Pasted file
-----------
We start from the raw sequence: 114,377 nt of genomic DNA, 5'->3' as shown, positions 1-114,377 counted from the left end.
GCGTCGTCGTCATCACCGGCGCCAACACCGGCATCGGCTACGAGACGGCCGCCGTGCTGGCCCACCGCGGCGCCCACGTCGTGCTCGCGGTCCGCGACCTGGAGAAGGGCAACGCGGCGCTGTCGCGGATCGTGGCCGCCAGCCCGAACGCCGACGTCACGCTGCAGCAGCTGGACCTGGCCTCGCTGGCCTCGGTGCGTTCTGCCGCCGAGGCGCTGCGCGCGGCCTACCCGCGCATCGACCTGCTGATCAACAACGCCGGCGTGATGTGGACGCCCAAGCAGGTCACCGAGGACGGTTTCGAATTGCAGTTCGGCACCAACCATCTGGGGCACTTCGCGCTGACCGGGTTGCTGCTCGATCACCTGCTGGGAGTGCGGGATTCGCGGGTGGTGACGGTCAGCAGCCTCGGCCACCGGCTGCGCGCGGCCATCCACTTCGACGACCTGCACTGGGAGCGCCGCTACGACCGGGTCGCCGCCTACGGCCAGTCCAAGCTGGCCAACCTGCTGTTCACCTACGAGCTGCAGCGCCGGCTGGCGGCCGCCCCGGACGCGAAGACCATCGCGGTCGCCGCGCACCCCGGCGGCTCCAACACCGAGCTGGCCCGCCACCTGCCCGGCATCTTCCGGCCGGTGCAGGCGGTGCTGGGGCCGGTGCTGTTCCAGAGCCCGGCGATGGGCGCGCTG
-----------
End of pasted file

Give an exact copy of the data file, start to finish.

We start from the raw sequence: 114,377 nt of genomic DNA, 5'->3' as shown, positions 1-114,377 counted from the left end.
GCGTCGTCGTCATCACCGGCGCCAACACCGGCATCGGCTACGAGACGGCCGCCGTGCTGGCCCACCGCGGCGCCCACGTCGTGCTCGCGGTCCGCGACCTGGAGAAGGGCAACGCGGCGCTGTCGCGGATCGTGGCCGCCAGCCCGAACGCCGACGTCACGCTGCAGCAGCTGGACCTGGCCTCGCTGGCCTCGGTGCGTTCTGCCGCCGAGGCGCTGCGCGCGGCCTACCCGCGCATCGACCTGCTGATCAACAACGCCGGCGTGATGTGGACGCCCAAGCAGGTCACCGAGGACGGTTTCGAATTGCAGTTCGGCACCAACCATCTGGGGCACTTCGCGCTGACCGGGTTGCTGCTCGATCACCTGCTGGGAGTGCGGGATTCGCGGGTGGTGACGGTCAGCAGCCTCGGCCACCGGCTGCGCGCGGCCATCCACTTCGACGACCTGCACTGGGAGCGCCGCTACGACCGGGTCGCCGCCTACGGCCAGTCCAAGCTGGCCAACCTGCTGTTCACCTACGAGCTGCAGCGCCGGCTGGCGGCCGCCCCGGACGCGAAGACCATCGCGGTCGCCGCGCACCCCGGCGGCTCCAACACCGAGCTGGCCCGCCACCTGCCCGGCATCTTCCGGCCGGTGCAGGCGGTGCTGGGGCCGGTGCTGTTCCAGAGCCCGGCGATGGGCGCGCTG